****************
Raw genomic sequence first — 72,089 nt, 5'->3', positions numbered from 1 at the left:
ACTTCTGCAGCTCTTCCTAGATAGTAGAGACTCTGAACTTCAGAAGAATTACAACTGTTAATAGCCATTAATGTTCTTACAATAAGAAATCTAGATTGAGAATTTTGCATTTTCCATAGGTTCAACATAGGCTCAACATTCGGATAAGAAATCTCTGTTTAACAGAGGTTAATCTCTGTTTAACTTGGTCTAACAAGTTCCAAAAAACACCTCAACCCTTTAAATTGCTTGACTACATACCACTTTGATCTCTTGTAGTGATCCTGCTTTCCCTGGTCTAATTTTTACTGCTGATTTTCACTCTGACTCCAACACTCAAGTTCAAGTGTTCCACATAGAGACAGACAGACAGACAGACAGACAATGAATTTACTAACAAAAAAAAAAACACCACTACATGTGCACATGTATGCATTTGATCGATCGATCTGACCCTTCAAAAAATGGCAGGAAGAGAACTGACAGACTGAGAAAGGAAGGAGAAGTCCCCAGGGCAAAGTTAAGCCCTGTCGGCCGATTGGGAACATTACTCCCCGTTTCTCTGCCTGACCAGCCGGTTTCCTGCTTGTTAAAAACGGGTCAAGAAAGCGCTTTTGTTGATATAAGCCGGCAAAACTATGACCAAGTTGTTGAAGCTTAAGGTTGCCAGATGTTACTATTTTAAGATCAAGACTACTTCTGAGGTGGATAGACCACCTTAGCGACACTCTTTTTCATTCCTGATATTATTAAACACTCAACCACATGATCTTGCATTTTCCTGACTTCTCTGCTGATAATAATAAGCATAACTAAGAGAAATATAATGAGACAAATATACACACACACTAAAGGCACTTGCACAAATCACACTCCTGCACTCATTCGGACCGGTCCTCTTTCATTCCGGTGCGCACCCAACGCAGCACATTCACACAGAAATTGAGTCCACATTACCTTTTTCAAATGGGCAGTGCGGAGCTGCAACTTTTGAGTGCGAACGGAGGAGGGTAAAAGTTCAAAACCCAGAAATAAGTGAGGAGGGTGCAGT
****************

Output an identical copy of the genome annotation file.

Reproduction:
Raw genomic sequence first — 72,089 nt, 5'->3', positions numbered from 1 at the left:
ACTTCTGCAGCTCTTCCTAGATAGTAGAGACTCTGAACTTCAGAAGAATTACAACTGTTAATAGCCATTAATGTTCTTACAATAAGAAATCTAGATTGAGAATTTTGCATTTTCCATAGGTTCAACATAGGCTCAACATTCGGATAAGAAATCTCTGTTTAACAGAGGTTAATCTCTGTTTAACTTGGTCTAACAAGTTCCAAAAAACACCTCAACCCTTTAAATTGCTTGACTACATACCACTTTGATCTCTTGTAGTGATCCTGCTTTCCCTGGTCTAATTTTTACTGCTGATTTTCACTCTGACTCCAACACTCAAGTTCAAGTGTTCCACATAGAGACAGACAGACAGACAGACAGACAATGAATTTACTAACAAAAAAAAAAACACCACTACATGTGCACATGTATGCATTTGATCGATCGATCTGACCCTTCAAAAAATGGCAGGAAGAGAACTGACAGACTGAGAAAGGAAGGAGAAGTCCCCAGGGCAAAGTTAAGCCCTGTCGGCCGATTGGGAACATTACTCCCCGTTTCTCTGCCTGACCAGCCGGTTTCCTGCTTGTTAAAAACGGGTCAAGAAAGCGCTTTTGTTGATATAAGCCGGCAAAACTATGACCAAGTTGTTGAAGCTTAAGGTTGCCAGATGTTACTATTTTAAGATCAAGACTACTTCTGAGGTGGATAGACCACCTTAGCGACACTCTTTTTCATTCCTGATATTATTAAACACTCAACCACATGATCTTGCATTTTCCTGACTTCTCTGCTGATAATAATAAGCATAACTAAGAGAAATATAATGAGACAAATATACACACACACTAAAGGCACTTGCACAAATCACACTCCTGCACTCATTCGGACCGGTCCTCTTTCATTCCGGTGCGCACCCAACGCAGCACATTCACACAGAAATTGAGTCCACATTACCTTTTTCAAATGGGCAGTGCGGAGCTGCAACTTTTGAGTGCGAACGGAGGAGGGTAAAAGTTCAAAACCCAGAAATAAGTGAGGAGGGTGCAGT